Holiday Buyer's Guide 2006: Great Tech For The Clueless

With so much tech goodness available, it’s all too easy to forget that some of the best products are the ones that don’t require a Comp Sci degree to master. After all, just because you’re a genius and can figure out how to work the latest cell phone, computer, TV or digital camera, doesn’t mean your friends and family can.

To that end we’ve put together a brief list of products and technologies that will make even the most hopeless of users feel like tech gods.

Backup System: Buffalo DriveStation

Getting a technologically challenged person to back up their computer can be a trying experience. The best way around it is to set up a “set it and forget it” type of system, but even these can turn out to be more trouble than they are worth. Buffalo Technology’s DriveStation series of external hard drives on the other hand is pure backup bliss.

The drives are available with USB 2.0 or with a combo of USB and FireWire ports in sizes from 160GB ($150; USB 2.0) up to a massive 1.5TB ($999; combo). The DriveStations are plug and play, automatically setting themselves up without the need for drivers. It works with Windows and Mac computers (though the bundled software is Windows only) and will also power on and off with your computer, so you’re never wasting power. Included security software makes sure prying eyes don’t get access to your personal files.

What makes it the ultimate backup device is the included Memeo AutoBackup software. The app is incredibly easy to get started with, and then once it’s running, it stays running in the background constantly monitoring folder and file changes and backing things up along the way. It also does it without hurting your overall computer performance.

Mobile Phone: LG VX3400 from Verizon Wireless
Many times people buy things that do way more than they need them to. Mobile phones are a good example. If all you do is make phone calls and send the occasional text message on your cell, buy the LG VX3400 or something like it.

Since it’s light on features, technophobes won’t get lost in never-ending menu systems. No camera means you don’t have to worry about environments where camera phones aren’t allowed. And no extra keys means straightforward operation.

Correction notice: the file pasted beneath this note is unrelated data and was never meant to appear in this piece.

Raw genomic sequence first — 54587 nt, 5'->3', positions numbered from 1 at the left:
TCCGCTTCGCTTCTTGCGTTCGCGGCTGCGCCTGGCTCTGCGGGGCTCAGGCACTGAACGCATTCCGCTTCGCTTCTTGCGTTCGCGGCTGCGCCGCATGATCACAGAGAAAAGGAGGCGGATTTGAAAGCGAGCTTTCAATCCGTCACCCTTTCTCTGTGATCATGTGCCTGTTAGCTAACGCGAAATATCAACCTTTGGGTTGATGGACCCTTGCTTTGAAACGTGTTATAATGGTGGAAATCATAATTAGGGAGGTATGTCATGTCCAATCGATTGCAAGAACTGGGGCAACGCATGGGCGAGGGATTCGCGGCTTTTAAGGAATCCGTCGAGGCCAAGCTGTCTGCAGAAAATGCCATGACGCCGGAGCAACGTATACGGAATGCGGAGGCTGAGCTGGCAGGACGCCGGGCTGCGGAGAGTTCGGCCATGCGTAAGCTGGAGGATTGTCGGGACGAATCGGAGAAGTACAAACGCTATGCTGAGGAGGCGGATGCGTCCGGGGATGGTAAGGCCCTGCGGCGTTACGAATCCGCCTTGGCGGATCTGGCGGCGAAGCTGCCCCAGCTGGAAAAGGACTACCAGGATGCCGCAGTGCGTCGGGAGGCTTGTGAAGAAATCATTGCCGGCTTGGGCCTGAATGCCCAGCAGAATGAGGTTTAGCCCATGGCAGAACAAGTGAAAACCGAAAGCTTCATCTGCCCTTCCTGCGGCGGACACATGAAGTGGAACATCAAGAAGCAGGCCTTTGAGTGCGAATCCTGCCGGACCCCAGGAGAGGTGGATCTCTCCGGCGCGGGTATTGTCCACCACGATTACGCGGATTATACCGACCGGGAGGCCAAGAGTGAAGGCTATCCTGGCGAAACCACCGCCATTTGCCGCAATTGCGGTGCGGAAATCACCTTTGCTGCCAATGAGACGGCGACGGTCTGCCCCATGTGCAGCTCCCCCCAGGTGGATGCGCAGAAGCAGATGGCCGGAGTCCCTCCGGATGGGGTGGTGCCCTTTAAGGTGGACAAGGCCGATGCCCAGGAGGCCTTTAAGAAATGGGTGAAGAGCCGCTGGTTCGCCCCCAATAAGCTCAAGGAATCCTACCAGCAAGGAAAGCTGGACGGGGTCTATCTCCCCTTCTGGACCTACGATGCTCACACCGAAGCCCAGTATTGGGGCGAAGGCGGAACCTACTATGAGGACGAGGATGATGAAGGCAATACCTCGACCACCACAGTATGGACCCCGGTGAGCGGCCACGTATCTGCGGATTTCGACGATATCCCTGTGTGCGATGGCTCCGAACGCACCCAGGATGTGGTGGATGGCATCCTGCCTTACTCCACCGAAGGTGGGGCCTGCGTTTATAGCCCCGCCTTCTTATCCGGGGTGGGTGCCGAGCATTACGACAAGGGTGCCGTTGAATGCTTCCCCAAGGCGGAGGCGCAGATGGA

Computer: Apple iMac (or any other computer from Apple) with Mac OS X
Seriously people, don’t even try to argue with me on this. Windows is a horrible OS for people that don’t know their way around a computer.

From constant popup bubbles to the need for extreme security measures—especially for those that can’t help opening every e-mail in their inbox—right down to the procedures for uninstalling software, Windows is a giant pain in the ass for the less technically inclined. I’d like to say this’ll all change with Vista, but it won’t, because it’s still Windows.

Mac OS X is a clean, simple solution and the definitive handholding OS. Setting up everything from a Bluetooth keyboard to a wireless network is done almost for you. Since almost all viruses, spyware and malware are made to infect Windows-based systems, there’s little need to worry about security beyond the built-in FireWall and an effective spam filter. And with Intel’s CPUs now running the show, performance is no longer an issue.

True, many, many things —software, peripherals, MP3 players, etc. —don’t work on a Mac. But the technically clueless don’t care and won’t notice. Microsoft Office is available and all the basics for media creation and management are included in the iLife suite on every system.

Alternate: Can’t afford to give that special someone — or yourself — a new computer? Pick up a copy of Xandros Desktop Linux, an easy-to-use full Linux installation that is impervious to pop-ups and other junk. I know there are better Linux versions out there, but if you want fire and forget installations for the non techie, this is probably the best we’ve seen. Feel free to flame in the comments regarding your favorite Linux installs, however.